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Seven Chandler Residents, PCRM Sue City over Animal-Testing Lab

PCRM’s fight against a planned animal-testing facility in Arizona is heating up. After Covance Laboratories took another step toward the construction of a testing laboratory in Chandler, Ariz., seven city residents and PCRM filed a lawsuit July 2 in Maricopa County Superior Court. The lawsuit accuses city officials of violating the Arizona Open Meeting Act and city ordinances in allowing Covance to build its facility in the Chandler Airpark.

Many residents are concerned about Covance’s poor track record regarding animal welfare issues. Undercover footage from another location shows lab personnel violently throwing terrified monkeys into their cages, jamming feeding tubes into restrained monkeys’ noses, and stuffing them into plastic restraint tubes. The company was recently investigated and fined by the U.S. Department of Agriculture based on documented allegations of striking, choking, and tormenting primates at its Virginia facility.

The Chandler plaintiffs also believe the laboratory could threaten public health. They are asking the court to void the building permit and rezoning that enabled Covance to break ground recently on the 300,000-square-foot facility planned for the southwest corner of Gilbert and Ryan roads in Chandler. Covance has repeatedly imported primates infected with tuberculosis, Ebola, and other dangerous diseases. The company has also refused to describe how it will safely dispose of the thousands of drug- and chemical-laden animal carcasses it will generate each year.

The lawsuit against the city of Chandler consists of three main allegations:

  • Chandler city officials participated in nonpublic meetings about Covance in which they discussed Covance’s plan to secretly abandon its original building site in favor of the Airpark property, which was rezoned by a front organization, violating Arizona’s Open Meeting Law.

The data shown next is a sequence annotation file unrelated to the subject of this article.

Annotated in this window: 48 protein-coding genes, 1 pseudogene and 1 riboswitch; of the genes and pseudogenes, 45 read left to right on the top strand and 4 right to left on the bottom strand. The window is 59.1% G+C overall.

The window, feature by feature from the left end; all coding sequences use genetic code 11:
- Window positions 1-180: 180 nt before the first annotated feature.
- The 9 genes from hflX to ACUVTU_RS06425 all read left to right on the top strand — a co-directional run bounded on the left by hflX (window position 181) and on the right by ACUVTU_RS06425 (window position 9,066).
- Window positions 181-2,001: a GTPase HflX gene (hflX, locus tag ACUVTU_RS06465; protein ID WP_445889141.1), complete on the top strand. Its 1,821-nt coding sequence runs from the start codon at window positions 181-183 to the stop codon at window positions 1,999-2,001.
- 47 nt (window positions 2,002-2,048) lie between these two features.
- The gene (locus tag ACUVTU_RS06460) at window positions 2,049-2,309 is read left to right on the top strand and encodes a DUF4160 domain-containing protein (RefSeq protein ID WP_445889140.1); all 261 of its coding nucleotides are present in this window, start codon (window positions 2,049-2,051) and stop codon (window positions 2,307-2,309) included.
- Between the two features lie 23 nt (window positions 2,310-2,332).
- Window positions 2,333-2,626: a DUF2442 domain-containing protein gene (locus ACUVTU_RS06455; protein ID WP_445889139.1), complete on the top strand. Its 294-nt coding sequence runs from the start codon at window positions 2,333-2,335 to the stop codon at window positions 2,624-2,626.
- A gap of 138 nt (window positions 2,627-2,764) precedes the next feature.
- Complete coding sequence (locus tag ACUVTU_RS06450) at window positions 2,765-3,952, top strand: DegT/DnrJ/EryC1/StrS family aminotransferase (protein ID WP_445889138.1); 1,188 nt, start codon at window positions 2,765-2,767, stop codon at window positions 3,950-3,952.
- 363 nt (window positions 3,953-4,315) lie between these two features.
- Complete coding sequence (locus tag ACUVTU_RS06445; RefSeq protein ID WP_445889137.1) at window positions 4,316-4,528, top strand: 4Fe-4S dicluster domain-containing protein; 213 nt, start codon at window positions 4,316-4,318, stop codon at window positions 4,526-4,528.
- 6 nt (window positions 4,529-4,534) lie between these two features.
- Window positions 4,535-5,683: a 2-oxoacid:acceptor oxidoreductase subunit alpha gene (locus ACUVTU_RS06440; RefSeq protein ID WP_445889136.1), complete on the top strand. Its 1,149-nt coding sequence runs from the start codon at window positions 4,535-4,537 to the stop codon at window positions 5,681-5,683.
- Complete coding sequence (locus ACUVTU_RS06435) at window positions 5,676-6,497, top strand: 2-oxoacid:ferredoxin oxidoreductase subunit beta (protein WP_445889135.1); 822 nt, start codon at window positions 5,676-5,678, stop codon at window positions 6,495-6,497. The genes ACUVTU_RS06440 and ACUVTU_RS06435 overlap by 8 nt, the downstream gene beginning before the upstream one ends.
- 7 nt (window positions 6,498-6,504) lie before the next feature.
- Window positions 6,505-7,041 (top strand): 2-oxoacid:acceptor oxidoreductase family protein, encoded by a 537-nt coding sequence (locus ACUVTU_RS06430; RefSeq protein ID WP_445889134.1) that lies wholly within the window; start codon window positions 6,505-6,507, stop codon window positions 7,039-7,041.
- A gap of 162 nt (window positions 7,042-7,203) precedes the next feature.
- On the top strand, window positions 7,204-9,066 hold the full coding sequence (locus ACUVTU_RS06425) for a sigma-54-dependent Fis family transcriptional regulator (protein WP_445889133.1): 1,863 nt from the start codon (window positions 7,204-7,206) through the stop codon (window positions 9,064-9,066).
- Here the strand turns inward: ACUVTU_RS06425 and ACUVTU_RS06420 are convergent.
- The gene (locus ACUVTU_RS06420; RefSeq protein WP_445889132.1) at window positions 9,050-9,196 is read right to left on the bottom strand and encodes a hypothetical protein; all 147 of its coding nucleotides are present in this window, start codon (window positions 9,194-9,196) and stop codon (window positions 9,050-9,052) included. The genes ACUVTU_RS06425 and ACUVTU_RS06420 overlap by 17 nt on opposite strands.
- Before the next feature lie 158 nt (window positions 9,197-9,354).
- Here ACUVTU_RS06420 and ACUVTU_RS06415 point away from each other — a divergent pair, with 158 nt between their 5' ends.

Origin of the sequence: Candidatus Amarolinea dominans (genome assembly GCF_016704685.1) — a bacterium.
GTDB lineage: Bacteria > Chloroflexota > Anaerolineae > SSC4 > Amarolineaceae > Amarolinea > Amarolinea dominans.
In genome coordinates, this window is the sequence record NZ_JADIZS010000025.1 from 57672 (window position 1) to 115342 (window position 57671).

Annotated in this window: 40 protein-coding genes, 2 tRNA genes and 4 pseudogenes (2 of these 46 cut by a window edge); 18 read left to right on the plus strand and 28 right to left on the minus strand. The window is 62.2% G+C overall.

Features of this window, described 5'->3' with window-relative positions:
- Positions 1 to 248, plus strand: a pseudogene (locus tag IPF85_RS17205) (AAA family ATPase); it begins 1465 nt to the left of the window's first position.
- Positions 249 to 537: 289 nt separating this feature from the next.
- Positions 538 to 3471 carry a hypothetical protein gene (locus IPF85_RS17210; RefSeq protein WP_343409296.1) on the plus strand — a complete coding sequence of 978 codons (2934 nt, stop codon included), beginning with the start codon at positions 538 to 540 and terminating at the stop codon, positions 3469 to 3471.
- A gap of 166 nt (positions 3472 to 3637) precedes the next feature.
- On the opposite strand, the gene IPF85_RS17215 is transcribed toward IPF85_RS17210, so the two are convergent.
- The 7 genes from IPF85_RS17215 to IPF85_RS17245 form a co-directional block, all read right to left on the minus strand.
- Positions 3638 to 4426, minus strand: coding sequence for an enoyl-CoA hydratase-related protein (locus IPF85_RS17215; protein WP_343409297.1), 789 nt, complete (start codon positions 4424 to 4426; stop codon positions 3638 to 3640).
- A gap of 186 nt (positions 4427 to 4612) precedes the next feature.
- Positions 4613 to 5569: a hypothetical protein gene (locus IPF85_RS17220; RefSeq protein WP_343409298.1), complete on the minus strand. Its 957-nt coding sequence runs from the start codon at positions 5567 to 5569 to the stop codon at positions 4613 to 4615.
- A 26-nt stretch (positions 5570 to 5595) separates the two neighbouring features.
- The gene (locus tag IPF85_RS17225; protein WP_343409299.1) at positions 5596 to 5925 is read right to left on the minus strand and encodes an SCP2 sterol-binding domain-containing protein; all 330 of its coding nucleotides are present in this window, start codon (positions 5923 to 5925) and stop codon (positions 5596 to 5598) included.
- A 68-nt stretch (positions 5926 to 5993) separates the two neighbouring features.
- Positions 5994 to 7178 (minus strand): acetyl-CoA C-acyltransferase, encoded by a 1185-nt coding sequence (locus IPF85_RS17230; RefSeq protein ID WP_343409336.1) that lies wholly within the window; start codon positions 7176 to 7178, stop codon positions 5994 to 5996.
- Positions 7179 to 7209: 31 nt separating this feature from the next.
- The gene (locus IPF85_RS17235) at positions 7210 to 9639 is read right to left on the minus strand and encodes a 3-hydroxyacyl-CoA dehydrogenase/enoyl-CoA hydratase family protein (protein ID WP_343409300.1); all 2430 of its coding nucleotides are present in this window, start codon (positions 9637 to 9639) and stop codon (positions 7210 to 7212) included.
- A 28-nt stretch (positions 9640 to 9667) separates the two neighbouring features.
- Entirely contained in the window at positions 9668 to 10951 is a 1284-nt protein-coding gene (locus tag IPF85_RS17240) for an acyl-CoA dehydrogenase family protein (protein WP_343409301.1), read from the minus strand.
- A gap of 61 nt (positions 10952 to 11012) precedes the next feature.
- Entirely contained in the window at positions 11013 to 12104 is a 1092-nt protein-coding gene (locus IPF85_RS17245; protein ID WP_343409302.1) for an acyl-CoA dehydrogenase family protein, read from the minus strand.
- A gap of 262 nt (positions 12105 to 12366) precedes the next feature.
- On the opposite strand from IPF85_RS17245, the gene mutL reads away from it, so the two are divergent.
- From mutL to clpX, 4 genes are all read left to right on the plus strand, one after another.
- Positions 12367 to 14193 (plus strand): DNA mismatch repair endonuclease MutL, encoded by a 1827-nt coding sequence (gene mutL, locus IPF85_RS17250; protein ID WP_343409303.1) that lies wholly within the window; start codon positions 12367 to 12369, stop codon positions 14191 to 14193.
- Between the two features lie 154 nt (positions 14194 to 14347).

• In violation of state law and the Chandler City Code, Chandler failed to give proper notice of two public hearings.
  • The approval of the building permits by the city of Chandler was in violation of its own zoning ordinance because it appears that a huge percentage of Covance’s facility will be devoted to the operation of a kennel/veterinarian clinic. The zoning ordinance for the city of Chandler does not allow either of these uses within the zoning presently applicable to the Airpark property.

“Covance’s animal experimentation facility could expose Chandler residents to hazards ranging from infectious diseases to air and water pollution,” said Dan Kinburn, Esq., PCRM’s general counsel. “Instead of protecting Chandler from these health risks, city officials illegally collaborated with Covance to keep citizens in the dark and out of the decision-making process.”

In a recent opinion piece in The Arizona Republic, plaintiff Eleanor Weeden recalled when she lived in northern Virginia in 1989 and monkeys at the nearby Covance (then under the name Hazelton) facility were found to carry the Ebola virus. The Centers for Disease Control and Prevention sent in a tactical team to seal off the building, and property values near the facility dropped.


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